Structure 1B stands apart from all others at Pook’s Hill not only in terms of its primary function but also since it is one of the latest buildings constructed at the site (Helmke 2006a: 67-68, 81-82). As a late addition, dated to the Terminal Classic (c. AD 830-950), it nonetheless witnessed considerable usage based on re-plastering of interior bench surfaces as well as the wear-polish documented along the verges of the interior benches and its floor. The primary function of the sweatbath was eventually terminated late in the site’s history by an extensive artefactual deposit (Fig. 3). The deposit had been cast into the vaulted room (prior to its collapse) and filled the sunken passage thereby partly obstructing entry into the room. Though still the focus of ongoing analyses, comparable deposits have been documented at several other sites, including Aguateca and Tikal in Guatemala (Harrison 1999, 193-198; Inomata et al. 2001, 292, 296-297).
Ritual activity was signalled by Burial 1A-1, the sole ‘special deposit’ encountered in 2005. The interment was discovered as part of trenching excavations aligned to the ‘primary axis’ (Loten and Pendergast 1984: 3) of Structure 1A, which were designed to document construction sequences and test for the incidence of votive dedicatory deposits. The trench (2m east-west by 4.3m north-south) penetrated into the core of the terminal outset Stair 1 (Str. 1A-1st) and revealed the presence of an earlier engulfed Stair 2. At present, it remains unknown if Stair 2 represents a ‘construction stair’ (see Loten and Pendergast 1984: 6) to the terminal phase architectural refurbishments (Str. 1A-1st) or the stair to the penultimate phase construction (Str. 1A-2nd) (Helmke 2006a: 72-73). It was in the core of Stair 2 that we found Burial 1A-1. The grave was built directly atop unmodified bedrock as a cist with two large marl capstones spanning the cranial area (Fig. 4). The skeleton was in a prone position, oriented north-south, with head to the south, as was customary at Pook’s Hill and the greater Belize Valley from Middle Formative times (600 BC onwards) (see Helmke 2003, 122). The skeletal remains of the interment were poorly preserved on account of the effect of bone against limestone bedrock but the interment was notable for its artefactual inclusions. The burial contained, in addition to several items of personal adornment, a halved conch shell that may have served as a pendant and portable inkwell (Figs. 4.14 and 5a) (see Coe and Kerr 1997: 101, 105, 150-151; Reents-Budet 1994: 36-38, 42-43), a fragmentary carved bone plaque and a complete circular mosaic mirror (Helmke 2006a: 75-80; Stanchly 2006: 107). The carved bone plaque represents an iconographic panel showing an anthropomorphic figure, holding what may be a feather-tipped blood-letter, seated cross-legged, within a lunar ancestor cartouche (Figs. 4.7, 4.11 and 5b). The absence of ceramic containers in the interment complicates matters of dating, though based on the dates ascribed to adjoining architecture and the style of the carved bone plaque, the burial can be provisionally dated to the Late Classic (c. AD 700-830) (Helmke 2006a: 69-70, 80-81). The mosaic mirror is one of the most complete of its kind and is composed of a solid, smoothed slate backing, to which 45 iron pyrite tesserae were adhered (Figs. 4.8 and 5c). The position within the burial and the perforations of the slate backing indicate that the mirror was worn as an item regalia on a belt assemblage at the small of the back in keeping with burial evidence from other sites and iconographic depictions thereof (Figs. 4.14 and 5d) (Miller and Taube 1993: 114-115; Taube 1992: 172-177).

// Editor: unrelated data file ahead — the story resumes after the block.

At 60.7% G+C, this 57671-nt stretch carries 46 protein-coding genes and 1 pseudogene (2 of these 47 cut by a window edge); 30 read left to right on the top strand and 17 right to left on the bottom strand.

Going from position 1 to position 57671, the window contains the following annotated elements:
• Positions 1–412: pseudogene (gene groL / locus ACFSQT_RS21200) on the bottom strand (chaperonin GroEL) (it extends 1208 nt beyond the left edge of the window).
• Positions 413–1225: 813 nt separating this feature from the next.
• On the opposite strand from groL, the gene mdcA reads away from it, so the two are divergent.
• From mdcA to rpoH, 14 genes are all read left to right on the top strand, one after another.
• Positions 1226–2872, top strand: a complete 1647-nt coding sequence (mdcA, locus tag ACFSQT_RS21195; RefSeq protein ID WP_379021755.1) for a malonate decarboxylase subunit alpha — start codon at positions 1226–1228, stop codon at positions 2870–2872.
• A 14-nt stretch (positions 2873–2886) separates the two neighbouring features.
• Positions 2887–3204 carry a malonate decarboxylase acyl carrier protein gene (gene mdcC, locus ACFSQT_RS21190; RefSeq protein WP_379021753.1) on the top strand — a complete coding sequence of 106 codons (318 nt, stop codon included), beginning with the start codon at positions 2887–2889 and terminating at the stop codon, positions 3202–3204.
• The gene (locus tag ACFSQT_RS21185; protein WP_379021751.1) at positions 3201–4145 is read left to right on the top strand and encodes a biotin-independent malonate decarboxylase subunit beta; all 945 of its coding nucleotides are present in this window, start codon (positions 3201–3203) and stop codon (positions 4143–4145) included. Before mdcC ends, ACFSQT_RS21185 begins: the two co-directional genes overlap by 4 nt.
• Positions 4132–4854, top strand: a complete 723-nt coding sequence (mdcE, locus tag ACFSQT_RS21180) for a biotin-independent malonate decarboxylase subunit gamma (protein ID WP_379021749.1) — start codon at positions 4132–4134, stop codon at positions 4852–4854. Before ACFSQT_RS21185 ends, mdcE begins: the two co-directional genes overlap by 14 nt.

Discussion and Conclusions